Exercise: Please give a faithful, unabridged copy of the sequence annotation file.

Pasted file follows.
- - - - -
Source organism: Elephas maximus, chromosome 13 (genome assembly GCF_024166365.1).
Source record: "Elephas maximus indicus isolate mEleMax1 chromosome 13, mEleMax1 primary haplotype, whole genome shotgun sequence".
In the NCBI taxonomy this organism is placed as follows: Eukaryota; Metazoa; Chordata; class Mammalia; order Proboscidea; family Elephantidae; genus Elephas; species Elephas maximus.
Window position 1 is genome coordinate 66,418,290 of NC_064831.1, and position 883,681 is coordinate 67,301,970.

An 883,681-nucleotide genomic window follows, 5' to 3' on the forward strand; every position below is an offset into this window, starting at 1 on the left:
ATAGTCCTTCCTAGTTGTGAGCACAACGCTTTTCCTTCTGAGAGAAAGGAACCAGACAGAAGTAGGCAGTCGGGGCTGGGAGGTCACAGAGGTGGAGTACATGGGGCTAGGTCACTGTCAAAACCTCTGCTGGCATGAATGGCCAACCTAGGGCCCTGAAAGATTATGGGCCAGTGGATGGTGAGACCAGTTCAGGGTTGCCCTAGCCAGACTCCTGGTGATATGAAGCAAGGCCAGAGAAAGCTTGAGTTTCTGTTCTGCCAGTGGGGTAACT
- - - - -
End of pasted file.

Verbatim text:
Source organism: Elephas maximus, chromosome 13 (genome assembly GCF_024166365.1).
Source record: "Elephas maximus indicus isolate mEleMax1 chromosome 13, mEleMax1 primary haplotype, whole genome shotgun sequence".
In the NCBI taxonomy this organism is placed as follows: Eukaryota; Metazoa; Chordata; class Mammalia; order Proboscidea; family Elephantidae; genus Elephas; species Elephas maximus.
Window position 1 is genome coordinate 66,418,290 of NC_064831.1, and position 883,681 is coordinate 67,301,970.

An 883,681-nucleotide genomic window follows, 5' to 3' on the forward strand; every position below is an offset into this window, starting at 1 on the left:
ATAGTCCTTCCTAGTTGTGAGCACAACGCTTTTCCTTCTGAGAGAAAGGAACCAGACAGAAGTAGGCAGTCGGGGCTGGGAGGTCACAGAGGTGGAGTACATGGGGCTAGGTCACTGTCAAAACCTCTGCTGGCATGAATGGCCAACCTAGGGCCCTGAAAGATTATGGGCCAGTGGATGGTGAGACCAGTTCAGGGTTGCCCTAGCCAGACTCCTGGTGATATGAAGCAAGGCCAGAGAAAGCTTGAGTTTCTGTTCTGCCAGTGGGGTAACT